Motion to Dismiss Claims for Relief Denied (Or: What Happens When Your Boss Tries to Kiss You on Your Neck, Twice?)

In January, a District Judge denied a motion to dismiss claims for relief in an a major sexual harassment and wage and hour case. Let’s take a quick look at the background of this case and extract a few lessons for you, if you’ve experienced sexual harassment, gender discrimination, or other unfair treatment at your workplace.

According to the allegations in this case, the defendant male worked as an IT supervisor. A female IT associate started working for the firm. The supervisor invited her to go to a bar after work hours. After accepting this invitation, she told her supervisor that she had been a victim of domestic violence that had left her feeling awful and physically and emotionally traumatized.

Once they were at the bar, the interactions took a bizarre turn, according to the complainant’s allegations.

The defendant stroked plaintiff’s hand in what was allegedly a “sexually suggestive fashion,” prompting her to leave. The defendant then allegedly grabbed her, and tried to give her a hug and a kiss her on her neck. She pulled away, but he pulled her closer and kissed her on the neck.

As a result of this encounter, the female employee claimed to have experienced severe emotional distress. Her psychologist suggested that she should not return to work because of the potential for adverse emotional and health consequences.

The defendants fought this claim on a variety of grounds, but the District Judge did not find their arguments compelling. The plaintiff filed for seven claims of relief including claims under the Fair Labor Standards Act, New York Minimum Wage Act, and New York Labor Law, suggesting that the defendant had failed to pay her overtime, among other allegations.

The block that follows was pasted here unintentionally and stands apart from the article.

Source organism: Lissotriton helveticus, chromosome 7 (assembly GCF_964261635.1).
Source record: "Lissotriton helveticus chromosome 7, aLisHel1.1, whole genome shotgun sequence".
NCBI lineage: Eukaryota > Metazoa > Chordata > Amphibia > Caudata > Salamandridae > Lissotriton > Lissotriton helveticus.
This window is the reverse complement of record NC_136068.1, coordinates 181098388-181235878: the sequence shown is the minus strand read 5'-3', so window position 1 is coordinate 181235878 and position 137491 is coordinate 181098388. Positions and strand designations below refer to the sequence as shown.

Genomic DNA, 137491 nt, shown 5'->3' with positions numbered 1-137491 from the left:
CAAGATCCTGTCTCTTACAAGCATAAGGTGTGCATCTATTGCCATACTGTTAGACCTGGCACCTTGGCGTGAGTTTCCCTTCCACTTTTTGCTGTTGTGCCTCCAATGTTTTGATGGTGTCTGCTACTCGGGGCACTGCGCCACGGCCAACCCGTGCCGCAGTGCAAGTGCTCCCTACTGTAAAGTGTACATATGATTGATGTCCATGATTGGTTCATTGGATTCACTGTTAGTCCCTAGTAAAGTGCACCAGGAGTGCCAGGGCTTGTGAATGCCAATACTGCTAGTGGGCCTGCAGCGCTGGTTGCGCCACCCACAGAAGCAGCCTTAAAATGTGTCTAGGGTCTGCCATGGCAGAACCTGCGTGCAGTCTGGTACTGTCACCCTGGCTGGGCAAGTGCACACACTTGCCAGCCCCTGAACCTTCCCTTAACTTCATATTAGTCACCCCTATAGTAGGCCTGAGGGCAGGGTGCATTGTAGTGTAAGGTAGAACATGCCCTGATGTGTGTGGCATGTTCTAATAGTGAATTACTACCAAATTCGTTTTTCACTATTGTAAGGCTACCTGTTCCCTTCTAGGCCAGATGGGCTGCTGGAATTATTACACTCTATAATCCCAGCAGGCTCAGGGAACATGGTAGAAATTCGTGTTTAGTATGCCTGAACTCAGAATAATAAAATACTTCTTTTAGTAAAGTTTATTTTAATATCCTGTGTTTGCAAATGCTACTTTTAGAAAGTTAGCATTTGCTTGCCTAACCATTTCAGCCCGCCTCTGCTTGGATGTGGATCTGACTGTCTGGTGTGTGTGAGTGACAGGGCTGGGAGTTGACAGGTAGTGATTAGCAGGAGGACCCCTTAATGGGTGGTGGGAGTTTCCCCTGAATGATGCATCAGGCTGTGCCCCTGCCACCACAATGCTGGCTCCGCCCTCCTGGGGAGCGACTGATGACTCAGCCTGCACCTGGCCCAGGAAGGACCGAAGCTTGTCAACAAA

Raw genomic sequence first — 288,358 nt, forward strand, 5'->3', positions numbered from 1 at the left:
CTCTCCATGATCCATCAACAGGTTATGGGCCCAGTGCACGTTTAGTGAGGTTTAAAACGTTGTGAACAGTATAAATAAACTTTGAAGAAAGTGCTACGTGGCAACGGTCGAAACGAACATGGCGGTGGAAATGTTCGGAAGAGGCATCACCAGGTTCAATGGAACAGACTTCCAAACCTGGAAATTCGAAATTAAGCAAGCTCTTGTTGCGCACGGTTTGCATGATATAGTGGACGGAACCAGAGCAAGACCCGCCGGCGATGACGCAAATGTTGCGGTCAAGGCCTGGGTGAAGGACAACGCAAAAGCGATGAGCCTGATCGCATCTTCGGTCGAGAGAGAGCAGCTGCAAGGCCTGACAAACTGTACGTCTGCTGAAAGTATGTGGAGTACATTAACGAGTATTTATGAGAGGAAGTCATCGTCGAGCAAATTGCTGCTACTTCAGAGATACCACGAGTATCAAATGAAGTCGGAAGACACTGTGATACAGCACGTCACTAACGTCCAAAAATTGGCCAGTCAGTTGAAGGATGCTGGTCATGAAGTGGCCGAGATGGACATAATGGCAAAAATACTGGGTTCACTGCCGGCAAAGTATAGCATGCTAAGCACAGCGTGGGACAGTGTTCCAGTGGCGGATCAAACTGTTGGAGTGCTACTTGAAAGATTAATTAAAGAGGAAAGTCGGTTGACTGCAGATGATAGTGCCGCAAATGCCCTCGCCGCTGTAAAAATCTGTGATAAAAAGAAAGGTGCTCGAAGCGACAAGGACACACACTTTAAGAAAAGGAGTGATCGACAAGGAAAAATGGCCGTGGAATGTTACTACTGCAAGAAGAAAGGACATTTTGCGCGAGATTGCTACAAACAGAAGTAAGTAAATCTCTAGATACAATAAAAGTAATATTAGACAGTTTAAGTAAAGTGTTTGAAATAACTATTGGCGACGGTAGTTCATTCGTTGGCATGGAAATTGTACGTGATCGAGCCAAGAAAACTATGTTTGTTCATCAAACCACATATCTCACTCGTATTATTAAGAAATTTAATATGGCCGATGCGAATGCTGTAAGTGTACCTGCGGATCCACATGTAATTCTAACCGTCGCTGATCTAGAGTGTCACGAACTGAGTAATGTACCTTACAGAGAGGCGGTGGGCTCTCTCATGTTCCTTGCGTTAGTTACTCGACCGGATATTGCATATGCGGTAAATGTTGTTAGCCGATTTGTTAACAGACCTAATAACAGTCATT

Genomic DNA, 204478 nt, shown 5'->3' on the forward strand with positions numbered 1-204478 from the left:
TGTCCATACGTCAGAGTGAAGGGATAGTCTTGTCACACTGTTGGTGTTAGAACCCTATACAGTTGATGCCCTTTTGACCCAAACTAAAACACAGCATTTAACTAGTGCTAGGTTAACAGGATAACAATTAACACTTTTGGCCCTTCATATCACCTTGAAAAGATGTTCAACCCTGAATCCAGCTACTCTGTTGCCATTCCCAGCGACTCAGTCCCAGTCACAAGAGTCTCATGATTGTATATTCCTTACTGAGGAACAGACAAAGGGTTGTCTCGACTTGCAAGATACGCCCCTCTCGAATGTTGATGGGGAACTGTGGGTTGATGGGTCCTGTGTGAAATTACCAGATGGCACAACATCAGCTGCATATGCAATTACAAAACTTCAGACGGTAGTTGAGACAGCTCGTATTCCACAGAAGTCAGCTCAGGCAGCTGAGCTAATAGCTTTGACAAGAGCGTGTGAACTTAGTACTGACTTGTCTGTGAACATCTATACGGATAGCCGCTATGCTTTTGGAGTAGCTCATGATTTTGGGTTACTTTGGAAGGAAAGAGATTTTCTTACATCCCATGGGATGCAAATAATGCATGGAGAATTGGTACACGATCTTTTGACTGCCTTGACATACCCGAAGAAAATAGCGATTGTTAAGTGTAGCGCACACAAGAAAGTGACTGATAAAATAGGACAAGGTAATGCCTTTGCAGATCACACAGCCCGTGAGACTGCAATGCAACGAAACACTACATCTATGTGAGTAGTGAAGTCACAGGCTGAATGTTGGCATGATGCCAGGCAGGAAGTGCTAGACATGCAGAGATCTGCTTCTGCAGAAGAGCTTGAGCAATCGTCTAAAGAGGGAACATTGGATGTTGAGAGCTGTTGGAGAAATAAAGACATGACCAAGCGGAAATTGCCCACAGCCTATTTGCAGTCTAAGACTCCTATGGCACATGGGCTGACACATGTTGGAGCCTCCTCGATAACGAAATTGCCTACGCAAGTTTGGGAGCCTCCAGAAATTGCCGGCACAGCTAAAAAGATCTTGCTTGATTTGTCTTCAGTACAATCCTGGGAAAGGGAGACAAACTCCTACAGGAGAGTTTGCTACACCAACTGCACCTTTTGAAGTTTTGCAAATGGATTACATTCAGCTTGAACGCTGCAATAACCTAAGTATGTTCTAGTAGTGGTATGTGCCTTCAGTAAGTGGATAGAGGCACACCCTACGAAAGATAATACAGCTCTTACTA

The defendants countered that “the defendant’s conduct was [not] motivated by [the] plaintiff’s gender.” The court begged to differ: a “male supervisor asked a female employee out to a bar, stroked her hand in a sexual manner and twice attempted (and once succeeded) to kiss her on the neck… [ask] any reasonable observer what motivated this encounter [and they would] almost certainly answer the male supervisor’s actions were prompted by the female employee’s gender, not by her interest in collecting stamps or her affection for a particular sports team.”

Even in situations that seem like (and are!) clear violations of law, the defense can put up surprisingly stiff legal resistance. Protect your rights and ensure a fair resolution to your traumatizing employment situation. Connect with the team here at Joseph & Kirschenbaum at (212) 688-5640 or info@jhllp.com today for a free consultation.